I also spoke with the leaders of the Renegades, to sound them out and to see whether they would be interested in an effort such as this. Wilfred Cox, the captain, was enthusiastic but quite naturally, he wondered aloud, “Do you think that the priest would allow a steel band into the church? How would the white people react to our presence? Will we be in trouble?” and so on.
Somehow, we were able to allay all his fears, and I explained to him that we would consider it an honour to have Renegades play at the Assumption Church.
At the pan yard
A few weeks later, a convoy of some 8–10 cars, jam-packed with excited youngsters, all spruced up for an evening in the pan yard, a destination none had ever seen before, to practise with the Amoco Renegades.
Some parents accompanied us, to act as chaperones, and the youngsters huddled together as we proceeded slowly up the hills, watched by inquisitive faces as they wondered what was going on.
We arrived at Oxford Street, where the newly built Renegades Pan House was located, and got out of the cars. I certainly hadn’t expected to find hundreds of local people already congregated, looking, staring at us, inquiringly. It really was a bit intimidating, and I worried whether this social experiment could succeed.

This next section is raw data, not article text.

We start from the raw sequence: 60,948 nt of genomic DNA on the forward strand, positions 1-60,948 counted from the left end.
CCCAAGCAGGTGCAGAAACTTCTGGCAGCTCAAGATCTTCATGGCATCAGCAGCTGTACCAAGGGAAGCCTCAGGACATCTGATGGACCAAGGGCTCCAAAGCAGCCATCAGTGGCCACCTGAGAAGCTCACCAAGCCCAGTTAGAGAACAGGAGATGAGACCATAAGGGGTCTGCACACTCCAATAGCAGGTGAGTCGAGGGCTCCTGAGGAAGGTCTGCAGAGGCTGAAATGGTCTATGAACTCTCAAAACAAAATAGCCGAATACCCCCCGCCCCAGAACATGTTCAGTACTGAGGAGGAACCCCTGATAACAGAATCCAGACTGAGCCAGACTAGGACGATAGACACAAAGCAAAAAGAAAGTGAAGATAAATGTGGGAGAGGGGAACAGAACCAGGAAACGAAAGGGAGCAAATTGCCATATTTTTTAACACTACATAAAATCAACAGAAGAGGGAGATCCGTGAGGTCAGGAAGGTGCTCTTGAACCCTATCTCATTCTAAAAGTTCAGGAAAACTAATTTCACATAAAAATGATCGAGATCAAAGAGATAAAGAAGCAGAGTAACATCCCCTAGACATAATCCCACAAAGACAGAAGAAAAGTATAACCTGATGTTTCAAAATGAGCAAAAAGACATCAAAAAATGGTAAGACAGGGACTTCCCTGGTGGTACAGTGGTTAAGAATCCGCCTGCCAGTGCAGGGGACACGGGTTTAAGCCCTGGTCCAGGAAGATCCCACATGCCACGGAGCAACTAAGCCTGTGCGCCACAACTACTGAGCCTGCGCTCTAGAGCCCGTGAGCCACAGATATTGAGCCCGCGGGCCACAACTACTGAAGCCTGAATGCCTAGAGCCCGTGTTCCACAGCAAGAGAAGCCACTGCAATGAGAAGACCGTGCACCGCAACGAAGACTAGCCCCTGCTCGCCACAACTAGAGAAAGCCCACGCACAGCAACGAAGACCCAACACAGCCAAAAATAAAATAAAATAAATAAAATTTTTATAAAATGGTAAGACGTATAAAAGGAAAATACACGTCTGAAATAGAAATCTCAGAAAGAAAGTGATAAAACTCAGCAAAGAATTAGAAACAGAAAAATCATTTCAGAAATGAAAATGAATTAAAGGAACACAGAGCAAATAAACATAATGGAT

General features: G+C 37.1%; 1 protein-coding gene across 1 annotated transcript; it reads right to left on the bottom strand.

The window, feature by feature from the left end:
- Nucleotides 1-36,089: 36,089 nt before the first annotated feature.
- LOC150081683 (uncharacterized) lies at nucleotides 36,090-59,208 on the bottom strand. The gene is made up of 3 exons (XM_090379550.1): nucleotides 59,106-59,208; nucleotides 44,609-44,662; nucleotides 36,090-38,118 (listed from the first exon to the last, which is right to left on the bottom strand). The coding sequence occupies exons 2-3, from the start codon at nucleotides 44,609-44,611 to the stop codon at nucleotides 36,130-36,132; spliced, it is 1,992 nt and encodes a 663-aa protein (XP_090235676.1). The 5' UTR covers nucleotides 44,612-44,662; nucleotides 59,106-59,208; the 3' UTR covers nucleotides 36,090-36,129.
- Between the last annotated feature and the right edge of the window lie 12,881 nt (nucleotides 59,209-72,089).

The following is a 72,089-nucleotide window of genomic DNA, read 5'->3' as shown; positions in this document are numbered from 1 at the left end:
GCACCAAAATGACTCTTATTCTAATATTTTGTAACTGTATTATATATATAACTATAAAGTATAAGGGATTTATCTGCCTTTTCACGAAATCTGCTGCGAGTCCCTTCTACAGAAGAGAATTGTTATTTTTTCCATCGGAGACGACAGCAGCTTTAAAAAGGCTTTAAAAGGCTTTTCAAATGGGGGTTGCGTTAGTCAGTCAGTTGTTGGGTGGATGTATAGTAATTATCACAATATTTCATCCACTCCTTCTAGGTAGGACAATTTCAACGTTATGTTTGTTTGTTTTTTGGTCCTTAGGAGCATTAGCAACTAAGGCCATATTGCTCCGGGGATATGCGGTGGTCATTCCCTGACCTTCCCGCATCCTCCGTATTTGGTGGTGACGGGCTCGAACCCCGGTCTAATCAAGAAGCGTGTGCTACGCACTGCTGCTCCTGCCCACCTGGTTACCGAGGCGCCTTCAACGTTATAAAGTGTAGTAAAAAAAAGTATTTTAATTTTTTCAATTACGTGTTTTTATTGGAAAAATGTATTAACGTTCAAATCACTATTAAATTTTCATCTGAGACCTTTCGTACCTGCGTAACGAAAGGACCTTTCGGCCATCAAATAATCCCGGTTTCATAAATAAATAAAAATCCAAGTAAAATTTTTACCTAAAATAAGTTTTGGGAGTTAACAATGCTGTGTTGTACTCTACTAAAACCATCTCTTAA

But I shouldn’t have worried. When I announced that we’d like to start with ‘Silent Night’, and the band struck up their opening movement, moving softly across the metallic notes and into the first verse, I could have sworn that we were in chorale-heaven.
Our choir was suddenly and unexpectedly swollen by the addition of hundreds of voices emanating from the trees and the general unlit darkness, as the entire mass of local residents took up the harmony and joined in the singing. It was marvellous! ‘Silent Night’ had never sounded so sweetly before this.
We moved from song to song, and the Renegades themselves, with no musical scores to follow, but playing only from memory and from their hearts, led us all the way, from ‘Away in a Manger’, through ‘Go, tell it on a mountain’, to ‘Mary’s Boy Child’, and through many more as well.
It was all impromptu, all perfect, and there was no need for a second practice. But as we left that night and headed back to our homes, with many young black teenagers running alongside our cars, the general feeling of goodwill and joy which we all felt was echoed by the question that someone shouted out as we drove off:
“When all yuh comin’ back again?”
That Christmas Eve was one that would be remembered by the entire Assumption Parish community. There were tears from the beginning to the end of the Mass and to this day all who experienced it and are still around would say that it was the most beautiful spiritual experience that they have ever had.
Isn’t it strange—in 1970, tensions were running high in Trinidad and the Black Power Movement was in the news every day. The AFC became a medium to calm the rough waters of Trinidad society. Today, 50 years later, in 2020, with Black Lives Matter movement in full swing, could we try to repeat that performance?